Posts

Carefronting as True Allyship

Each month, we post a series of blogs around a common topic. This month, David Norse Thomas is curating a series featuring reflections on the 2019 National Gathering, which we held March 11-13 in Seattle. We’ll share the stories and insights of people who attended the Gathering in person and virtually (via our live stream), and experienced new life and a deeper sense of hope for the people of God we call the Church. What piece of the National Gathering has stuck with you? Where are you finding hope? We invite you to join the conversation on Facebook and Twitter!

by Karen Hernández-Granzen

Karen and Amantha’s workshop

I appreciated being invited for the first time to a NEXT Church National Gathering. I felt privileged to co-lead a workshop with my new Amiga/Colega Amantha Barbee. We met at the PCUSA General Assembly in St. Louis when each of us received the Women of Faith Award. Our workshop gave us both the opportunity to share how our churches are seeking justice, loving mercy, and working humbly before our God (Micah 6:8). I was inspired by what she and our participants are doing to respond to that call. I enjoyed every worship service. I was feed spiritually through the preachers, worship leaders, and music. The diversity of music and worship styles effectively reflected the diversity of the participants. I was moved to tears of gratitude, joy, grief, and laughter!

During what I would like to call the “Holy Times” separated for People of Color to gather separately in a safe space for mutual support via dialoging and debriefing, I appreciated witnessing us implement a Latinx idiom: “Hablar sin pelo en la boca.”/ Speak without hair in your mouth. Another way of stating this Latinx idiom is: “Hablar sin pelo en la lengua.” Speak without hair on your tongue. Basically, what it means is don’t swallow your voice. Instead speak immediately in order to communicate any questions, concerns, offenses.

I would encourage the planners of future NEXT Church National Gatherings to make this “Holy Time” for People of Color to gather together separately a new tradition. I would also suggest that during this time the group consider adopting the norm of “carefronting.”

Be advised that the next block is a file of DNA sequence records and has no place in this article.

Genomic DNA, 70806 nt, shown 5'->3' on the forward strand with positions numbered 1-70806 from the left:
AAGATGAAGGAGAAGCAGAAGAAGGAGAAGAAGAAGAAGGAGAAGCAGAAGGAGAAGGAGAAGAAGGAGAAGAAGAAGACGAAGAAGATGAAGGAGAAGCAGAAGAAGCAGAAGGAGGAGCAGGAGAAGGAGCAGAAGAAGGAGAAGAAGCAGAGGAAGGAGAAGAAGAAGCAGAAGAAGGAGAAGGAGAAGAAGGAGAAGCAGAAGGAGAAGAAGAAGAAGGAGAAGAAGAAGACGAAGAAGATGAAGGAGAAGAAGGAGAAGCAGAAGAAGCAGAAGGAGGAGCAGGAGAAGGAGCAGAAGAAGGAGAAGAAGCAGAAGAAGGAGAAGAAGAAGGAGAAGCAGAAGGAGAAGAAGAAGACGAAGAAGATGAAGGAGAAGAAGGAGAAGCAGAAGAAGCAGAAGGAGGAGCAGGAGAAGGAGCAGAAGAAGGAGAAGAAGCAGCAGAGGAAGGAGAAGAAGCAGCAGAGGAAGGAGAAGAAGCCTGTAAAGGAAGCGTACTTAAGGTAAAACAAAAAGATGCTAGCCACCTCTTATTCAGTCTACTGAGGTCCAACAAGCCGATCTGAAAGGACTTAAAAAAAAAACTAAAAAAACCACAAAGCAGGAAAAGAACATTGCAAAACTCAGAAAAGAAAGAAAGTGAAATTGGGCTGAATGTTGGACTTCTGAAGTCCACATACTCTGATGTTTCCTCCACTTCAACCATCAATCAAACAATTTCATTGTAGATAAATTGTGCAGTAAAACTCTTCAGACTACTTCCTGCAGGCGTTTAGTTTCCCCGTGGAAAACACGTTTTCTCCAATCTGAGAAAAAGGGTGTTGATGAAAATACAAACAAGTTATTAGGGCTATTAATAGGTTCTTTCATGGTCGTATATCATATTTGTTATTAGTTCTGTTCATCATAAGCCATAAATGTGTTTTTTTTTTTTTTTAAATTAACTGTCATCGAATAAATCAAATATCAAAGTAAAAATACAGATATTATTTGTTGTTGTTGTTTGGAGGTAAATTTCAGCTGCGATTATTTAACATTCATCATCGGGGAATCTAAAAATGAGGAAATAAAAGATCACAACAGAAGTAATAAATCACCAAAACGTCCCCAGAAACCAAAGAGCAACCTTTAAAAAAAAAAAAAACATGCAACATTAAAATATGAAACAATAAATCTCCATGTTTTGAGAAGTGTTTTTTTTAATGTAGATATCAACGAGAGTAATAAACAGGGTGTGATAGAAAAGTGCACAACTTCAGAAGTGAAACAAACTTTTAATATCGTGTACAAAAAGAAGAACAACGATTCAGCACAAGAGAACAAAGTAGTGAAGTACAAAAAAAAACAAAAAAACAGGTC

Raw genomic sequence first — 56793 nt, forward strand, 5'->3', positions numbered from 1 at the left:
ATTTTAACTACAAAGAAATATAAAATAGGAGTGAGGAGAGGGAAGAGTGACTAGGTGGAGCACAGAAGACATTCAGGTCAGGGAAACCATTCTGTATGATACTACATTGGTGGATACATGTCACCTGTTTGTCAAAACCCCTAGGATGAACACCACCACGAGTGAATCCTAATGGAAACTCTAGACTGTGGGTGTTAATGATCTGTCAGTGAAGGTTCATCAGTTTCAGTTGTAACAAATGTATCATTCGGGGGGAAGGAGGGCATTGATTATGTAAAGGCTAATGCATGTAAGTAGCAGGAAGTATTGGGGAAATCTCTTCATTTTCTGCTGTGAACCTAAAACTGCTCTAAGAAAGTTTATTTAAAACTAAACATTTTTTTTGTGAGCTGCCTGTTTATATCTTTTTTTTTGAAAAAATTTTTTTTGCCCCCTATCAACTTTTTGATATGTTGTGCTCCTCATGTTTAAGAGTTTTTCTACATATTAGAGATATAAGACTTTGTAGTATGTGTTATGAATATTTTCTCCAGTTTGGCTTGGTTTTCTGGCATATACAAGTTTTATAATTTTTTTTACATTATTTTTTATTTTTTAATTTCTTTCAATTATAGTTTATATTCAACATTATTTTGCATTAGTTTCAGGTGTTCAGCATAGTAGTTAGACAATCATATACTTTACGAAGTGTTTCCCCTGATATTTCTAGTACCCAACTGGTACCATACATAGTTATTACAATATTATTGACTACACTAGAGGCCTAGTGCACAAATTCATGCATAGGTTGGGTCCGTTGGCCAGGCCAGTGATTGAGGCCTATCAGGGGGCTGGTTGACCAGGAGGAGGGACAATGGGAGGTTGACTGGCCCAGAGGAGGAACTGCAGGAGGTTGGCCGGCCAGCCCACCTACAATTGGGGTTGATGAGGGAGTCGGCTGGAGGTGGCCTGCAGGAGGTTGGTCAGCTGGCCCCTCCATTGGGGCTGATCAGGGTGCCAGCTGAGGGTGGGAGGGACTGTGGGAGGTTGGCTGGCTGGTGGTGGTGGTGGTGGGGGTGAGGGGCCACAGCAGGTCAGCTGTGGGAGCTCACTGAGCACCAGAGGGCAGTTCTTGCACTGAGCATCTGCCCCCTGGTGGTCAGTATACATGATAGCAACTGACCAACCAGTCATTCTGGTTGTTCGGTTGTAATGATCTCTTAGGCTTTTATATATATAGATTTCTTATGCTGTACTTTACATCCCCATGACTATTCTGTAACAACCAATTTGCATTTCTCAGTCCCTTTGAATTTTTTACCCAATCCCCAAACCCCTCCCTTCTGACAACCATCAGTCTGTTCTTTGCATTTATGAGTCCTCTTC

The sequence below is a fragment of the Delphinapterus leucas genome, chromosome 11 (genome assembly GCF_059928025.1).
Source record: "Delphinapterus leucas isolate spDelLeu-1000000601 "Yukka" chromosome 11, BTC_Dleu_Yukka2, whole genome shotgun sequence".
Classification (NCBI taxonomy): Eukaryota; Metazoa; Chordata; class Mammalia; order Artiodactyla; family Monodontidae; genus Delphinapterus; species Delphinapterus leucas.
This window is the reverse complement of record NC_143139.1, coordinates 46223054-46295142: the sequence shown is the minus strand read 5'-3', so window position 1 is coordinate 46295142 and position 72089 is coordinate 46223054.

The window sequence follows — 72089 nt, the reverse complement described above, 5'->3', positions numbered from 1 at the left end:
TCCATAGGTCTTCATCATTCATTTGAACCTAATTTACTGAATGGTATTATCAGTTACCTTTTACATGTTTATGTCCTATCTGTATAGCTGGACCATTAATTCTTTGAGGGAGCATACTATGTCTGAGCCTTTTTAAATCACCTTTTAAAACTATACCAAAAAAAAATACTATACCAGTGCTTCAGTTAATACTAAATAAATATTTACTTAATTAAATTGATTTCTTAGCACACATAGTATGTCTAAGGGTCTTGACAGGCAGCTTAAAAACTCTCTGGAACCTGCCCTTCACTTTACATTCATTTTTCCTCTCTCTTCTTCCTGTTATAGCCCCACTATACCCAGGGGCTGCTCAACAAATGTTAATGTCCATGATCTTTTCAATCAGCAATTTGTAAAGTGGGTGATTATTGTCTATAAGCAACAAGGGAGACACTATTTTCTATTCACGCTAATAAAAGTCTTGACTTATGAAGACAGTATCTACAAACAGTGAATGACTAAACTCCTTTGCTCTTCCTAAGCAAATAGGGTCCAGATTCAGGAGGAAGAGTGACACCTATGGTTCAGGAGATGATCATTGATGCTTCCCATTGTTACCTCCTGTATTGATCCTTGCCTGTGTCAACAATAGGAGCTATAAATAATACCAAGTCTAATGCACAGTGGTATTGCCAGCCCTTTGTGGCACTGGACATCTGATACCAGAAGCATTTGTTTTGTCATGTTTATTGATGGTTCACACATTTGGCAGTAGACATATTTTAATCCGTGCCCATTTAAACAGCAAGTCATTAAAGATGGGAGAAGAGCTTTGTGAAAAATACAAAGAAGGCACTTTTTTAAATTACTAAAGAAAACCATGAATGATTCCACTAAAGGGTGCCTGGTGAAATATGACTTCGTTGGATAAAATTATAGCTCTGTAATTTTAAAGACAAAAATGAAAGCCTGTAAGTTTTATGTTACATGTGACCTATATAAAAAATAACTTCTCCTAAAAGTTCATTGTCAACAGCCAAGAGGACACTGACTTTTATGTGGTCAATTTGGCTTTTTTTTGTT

David Augsburger coined this term over 30 years ago in his book, Caring Enough to Confront.

Carefronting takes a different approach to managing conflict. In carefronting, the overall goal is to attain and maintain effective, productive working relationships. Carefronting is a method of communication that entails caring enough about one’s self, one’s goals, and others to confront conflict courageously in a self-asserting, responsible manner.

In a future Next Church Conference, I would also love to be a part of an open and honest dialogue with People of Color and Euro-Americans to discuss what true allyship means as stated below, and how PCUSA can intentional develop more allies for People of Color within our denomination.

ALLYSHIP1
an active, consistent, and arduous practice of unlearning and re-evaluating, in which a person in a position of privilege and power seeks to operate in solidarity with a marginalized group

  • allyship is not an identity—it is a lifelong process of building relationships based on trust, consistency, and accountability with marginalized individuals and/or groups of people
  • allyship is not self-defined—our work and our efforts must be recognized by the people we seek to ally ourselves with
    • it is important to be intentional in how we frame the work we do,
      i.e. we are showing support for…, we are showing our commitment to ending [a system of oppression] by…, we are using our privilege to help by…

1https://theantioppressionnetwork.com/allyship/


Rev. Karen Hernández-Granzen has passionately served as pastor of Westminster Presbyterian Church of Trenton, New Jersey for over two decades. As the co-leader of the Arts, Music and Culture Committee of the City of Trenton, she is seeking to ensure that creative ways are used to celebrate the history of the city and educate. As a commissioner of Princeton’s Civil Rights Commission, she is seeking to ensure that issues negatively impacting residents are addressed.